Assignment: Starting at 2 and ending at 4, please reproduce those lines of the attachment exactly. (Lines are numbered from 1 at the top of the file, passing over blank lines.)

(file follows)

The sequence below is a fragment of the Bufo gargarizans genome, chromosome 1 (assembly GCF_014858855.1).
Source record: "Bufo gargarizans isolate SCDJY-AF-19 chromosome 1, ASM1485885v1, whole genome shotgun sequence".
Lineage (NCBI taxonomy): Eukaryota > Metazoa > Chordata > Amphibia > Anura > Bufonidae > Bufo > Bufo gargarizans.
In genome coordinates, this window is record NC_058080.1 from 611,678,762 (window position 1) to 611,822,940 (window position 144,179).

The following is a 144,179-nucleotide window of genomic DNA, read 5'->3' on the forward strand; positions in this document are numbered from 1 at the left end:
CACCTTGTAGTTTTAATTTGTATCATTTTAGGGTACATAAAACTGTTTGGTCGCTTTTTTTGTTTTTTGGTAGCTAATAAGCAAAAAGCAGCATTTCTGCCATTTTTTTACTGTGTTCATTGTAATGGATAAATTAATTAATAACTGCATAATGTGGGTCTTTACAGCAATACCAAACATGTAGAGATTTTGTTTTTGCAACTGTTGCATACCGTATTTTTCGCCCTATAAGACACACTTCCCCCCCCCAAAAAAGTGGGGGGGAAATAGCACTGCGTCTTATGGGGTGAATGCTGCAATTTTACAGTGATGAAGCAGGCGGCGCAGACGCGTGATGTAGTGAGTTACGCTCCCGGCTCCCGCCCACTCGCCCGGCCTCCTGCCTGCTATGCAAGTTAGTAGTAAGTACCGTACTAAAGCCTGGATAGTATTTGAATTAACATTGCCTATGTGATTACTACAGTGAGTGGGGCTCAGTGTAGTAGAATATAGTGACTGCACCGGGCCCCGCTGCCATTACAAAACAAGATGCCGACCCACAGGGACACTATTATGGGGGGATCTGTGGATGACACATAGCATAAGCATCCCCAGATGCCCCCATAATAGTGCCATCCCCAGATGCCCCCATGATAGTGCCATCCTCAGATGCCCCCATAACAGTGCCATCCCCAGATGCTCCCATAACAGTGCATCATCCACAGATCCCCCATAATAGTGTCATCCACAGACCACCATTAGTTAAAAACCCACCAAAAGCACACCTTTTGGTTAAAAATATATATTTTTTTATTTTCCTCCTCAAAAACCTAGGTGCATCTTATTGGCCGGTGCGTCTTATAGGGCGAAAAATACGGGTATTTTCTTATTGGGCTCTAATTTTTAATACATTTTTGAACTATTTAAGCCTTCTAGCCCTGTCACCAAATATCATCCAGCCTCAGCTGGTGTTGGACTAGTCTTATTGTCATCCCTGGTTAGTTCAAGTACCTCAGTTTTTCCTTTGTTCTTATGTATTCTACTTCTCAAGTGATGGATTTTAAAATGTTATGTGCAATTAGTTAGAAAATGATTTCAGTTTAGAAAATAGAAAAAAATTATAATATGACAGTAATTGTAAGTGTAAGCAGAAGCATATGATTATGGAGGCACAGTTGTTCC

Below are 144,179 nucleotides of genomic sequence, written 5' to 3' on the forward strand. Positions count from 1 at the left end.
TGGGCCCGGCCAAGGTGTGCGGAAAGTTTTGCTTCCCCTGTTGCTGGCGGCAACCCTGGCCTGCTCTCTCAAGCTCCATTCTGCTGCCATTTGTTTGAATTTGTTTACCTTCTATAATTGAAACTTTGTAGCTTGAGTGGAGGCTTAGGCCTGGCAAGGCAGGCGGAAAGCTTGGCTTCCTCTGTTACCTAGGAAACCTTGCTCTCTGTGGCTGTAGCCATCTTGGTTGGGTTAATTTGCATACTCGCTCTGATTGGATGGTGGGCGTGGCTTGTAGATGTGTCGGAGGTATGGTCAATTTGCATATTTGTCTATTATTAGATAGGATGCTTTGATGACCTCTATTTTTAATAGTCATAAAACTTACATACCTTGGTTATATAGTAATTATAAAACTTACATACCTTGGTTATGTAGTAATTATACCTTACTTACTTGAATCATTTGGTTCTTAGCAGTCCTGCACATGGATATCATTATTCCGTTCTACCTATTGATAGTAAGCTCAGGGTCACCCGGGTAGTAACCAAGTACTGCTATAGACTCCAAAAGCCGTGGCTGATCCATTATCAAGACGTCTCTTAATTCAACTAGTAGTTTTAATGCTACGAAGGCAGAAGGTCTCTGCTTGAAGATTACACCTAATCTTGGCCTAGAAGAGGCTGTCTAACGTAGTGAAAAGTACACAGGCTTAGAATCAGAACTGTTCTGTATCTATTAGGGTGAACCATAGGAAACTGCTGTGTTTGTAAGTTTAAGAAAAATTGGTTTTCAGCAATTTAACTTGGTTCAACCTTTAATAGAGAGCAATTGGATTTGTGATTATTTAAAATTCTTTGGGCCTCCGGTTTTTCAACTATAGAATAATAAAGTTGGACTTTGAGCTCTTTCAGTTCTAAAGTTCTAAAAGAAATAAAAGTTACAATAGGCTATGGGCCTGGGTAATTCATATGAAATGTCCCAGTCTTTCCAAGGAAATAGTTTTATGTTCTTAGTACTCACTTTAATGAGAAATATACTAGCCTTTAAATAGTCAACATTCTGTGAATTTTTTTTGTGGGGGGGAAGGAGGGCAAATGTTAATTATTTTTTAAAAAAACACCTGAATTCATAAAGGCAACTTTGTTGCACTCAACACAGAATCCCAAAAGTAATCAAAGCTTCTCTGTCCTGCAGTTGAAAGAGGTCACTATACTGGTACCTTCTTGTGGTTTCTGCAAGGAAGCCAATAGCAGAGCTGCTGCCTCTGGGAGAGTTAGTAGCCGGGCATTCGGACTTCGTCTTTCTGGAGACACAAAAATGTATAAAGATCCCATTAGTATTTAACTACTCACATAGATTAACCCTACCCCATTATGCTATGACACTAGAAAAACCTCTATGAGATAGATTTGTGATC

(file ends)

Source record: "Bufo gargarizans isolate SCDJY-AF-19 chromosome 1, ASM1485885v1, whole genome shotgun sequence".
Lineage (NCBI taxonomy): Eukaryota > Metazoa > Chordata > Amphibia > Anura > Bufonidae > Bufo > Bufo gargarizans.
In genome coordinates, this window is record NC_058080.1 from 611,678,762 (window position 1) to 611,822,940 (window position 144,179).